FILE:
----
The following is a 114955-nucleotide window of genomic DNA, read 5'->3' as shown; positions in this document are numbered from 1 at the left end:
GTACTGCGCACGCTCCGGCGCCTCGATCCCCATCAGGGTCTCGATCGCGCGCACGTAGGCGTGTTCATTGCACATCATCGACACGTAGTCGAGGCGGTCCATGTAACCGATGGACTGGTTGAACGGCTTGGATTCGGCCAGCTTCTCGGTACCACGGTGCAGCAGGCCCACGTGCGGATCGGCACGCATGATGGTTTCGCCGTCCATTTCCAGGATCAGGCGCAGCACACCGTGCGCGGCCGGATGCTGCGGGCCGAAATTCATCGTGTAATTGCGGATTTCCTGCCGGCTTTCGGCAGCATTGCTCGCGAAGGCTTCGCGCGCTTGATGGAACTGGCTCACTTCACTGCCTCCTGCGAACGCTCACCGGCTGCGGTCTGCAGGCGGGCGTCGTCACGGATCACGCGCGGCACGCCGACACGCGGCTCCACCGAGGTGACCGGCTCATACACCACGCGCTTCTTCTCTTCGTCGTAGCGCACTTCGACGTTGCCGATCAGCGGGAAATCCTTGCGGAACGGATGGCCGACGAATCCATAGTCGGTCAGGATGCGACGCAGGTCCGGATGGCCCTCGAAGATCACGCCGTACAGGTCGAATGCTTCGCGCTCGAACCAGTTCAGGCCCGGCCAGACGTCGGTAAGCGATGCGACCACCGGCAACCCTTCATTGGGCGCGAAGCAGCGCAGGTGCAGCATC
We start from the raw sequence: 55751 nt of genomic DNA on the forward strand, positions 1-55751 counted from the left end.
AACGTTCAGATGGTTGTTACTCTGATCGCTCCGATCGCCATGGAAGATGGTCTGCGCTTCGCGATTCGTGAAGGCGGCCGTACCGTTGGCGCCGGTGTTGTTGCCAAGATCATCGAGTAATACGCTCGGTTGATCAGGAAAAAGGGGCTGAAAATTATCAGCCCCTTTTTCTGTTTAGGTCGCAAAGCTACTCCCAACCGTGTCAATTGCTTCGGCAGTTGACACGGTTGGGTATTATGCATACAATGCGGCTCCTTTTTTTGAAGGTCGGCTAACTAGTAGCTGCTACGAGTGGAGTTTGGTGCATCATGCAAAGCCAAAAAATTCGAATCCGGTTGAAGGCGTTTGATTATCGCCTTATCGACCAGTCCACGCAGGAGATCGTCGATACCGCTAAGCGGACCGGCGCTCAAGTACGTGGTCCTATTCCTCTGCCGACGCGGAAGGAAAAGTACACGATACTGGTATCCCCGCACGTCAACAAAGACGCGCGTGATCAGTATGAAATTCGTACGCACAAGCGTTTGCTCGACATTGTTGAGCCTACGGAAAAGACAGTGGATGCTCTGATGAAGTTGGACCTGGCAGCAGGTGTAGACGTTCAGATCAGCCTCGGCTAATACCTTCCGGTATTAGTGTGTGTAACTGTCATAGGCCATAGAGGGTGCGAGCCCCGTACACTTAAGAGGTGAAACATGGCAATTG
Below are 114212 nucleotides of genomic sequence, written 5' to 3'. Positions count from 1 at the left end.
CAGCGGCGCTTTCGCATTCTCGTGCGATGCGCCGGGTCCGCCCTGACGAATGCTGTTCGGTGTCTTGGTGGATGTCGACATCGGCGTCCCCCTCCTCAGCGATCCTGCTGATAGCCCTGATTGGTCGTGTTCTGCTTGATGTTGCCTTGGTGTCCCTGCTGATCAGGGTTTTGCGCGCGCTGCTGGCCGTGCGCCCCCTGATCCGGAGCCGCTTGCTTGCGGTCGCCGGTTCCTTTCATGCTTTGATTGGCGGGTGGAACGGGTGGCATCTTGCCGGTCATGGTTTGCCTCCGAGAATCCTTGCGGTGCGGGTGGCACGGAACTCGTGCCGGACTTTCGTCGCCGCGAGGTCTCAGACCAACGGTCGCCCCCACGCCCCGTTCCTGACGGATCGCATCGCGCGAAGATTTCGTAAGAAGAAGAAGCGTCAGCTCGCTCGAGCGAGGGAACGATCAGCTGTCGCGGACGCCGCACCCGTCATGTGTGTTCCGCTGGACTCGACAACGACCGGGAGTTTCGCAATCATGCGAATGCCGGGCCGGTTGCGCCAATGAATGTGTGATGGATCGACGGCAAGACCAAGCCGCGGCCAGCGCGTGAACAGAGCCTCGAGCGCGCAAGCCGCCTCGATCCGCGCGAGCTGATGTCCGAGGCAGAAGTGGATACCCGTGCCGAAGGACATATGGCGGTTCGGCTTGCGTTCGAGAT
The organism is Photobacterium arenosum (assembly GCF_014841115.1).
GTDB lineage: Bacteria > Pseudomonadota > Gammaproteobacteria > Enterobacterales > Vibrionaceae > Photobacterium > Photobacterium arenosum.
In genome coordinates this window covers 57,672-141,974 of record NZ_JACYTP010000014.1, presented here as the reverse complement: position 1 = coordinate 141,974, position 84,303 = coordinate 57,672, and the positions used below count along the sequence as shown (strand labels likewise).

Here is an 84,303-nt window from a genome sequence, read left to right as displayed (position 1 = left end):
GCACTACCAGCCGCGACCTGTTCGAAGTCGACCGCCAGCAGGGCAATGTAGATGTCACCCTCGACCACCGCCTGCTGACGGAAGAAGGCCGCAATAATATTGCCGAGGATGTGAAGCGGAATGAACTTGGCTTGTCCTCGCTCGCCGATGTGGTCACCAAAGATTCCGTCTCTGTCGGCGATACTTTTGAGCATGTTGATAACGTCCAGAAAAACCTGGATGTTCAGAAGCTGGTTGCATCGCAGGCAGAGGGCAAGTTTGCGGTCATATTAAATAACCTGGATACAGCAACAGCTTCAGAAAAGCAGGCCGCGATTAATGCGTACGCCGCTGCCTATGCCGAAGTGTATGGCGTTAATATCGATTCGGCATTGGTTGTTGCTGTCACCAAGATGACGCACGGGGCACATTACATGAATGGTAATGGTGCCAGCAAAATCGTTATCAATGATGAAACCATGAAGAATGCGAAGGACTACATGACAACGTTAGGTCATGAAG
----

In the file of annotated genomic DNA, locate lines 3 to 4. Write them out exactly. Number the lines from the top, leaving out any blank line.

We start from the raw sequence: 55751 nt of genomic DNA on the forward strand, positions 1-55751 counted from the left end.
AACGTTCAGATGGTTGTTACTCTGATCGCTCCGATCGCCATGGAAGATGGTCTGCGCTTCGCGATTCGTGAAGGCGGCCGTACCGTTGGCGCCGGTGTTGTTGCCAAGATCATCGAGTAATACGCTCGGTTGATCAGGAAAAAGGGGCTGAAAATTATCAGCCCCTTTTTCTGTTTAGGTCGCAAAGCTACTCCCAACCGTGTCAATTGCTTCGGCAGTTGACACGGTTGGGTATTATGCATACAATGCGGCTCCTTTTTTTGAAGGTCGGCTAACTAGTAGCTGCTACGAGTGGAGTTTGGTGCATCATGCAAAGCCAAAAAATTCGAATCCGGTTGAAGGCGTTTGATTATCGCCTTATCGACCAGTCCACGCAGGAGATCGTCGATACCGCTAAGCGGACCGGCGCTCAAGTACGTGGTCCTATTCCTCTGCCGACGCGGAAGGAAAAGTACACGATACTGGTATCCCCGCACGTCAACAAAGACGCGCGTGATCAGTATGAAATTCGTACGCACAAGCGTTTGCTCGACATTGTTGAGCCTACGGAAAAGACAGTGGATGCTCTGATGAAGTTGGACCTGGCAGCAGGTGTAGACGTTCAGATCAGCCTCGGCTAATACCTTCCGGTATTAGTGTGTGTAACTGTCATAGGCCATAGAGGGTGCGAGCCCCGTACACTTAAGAGGTGAAACATGGCAATTG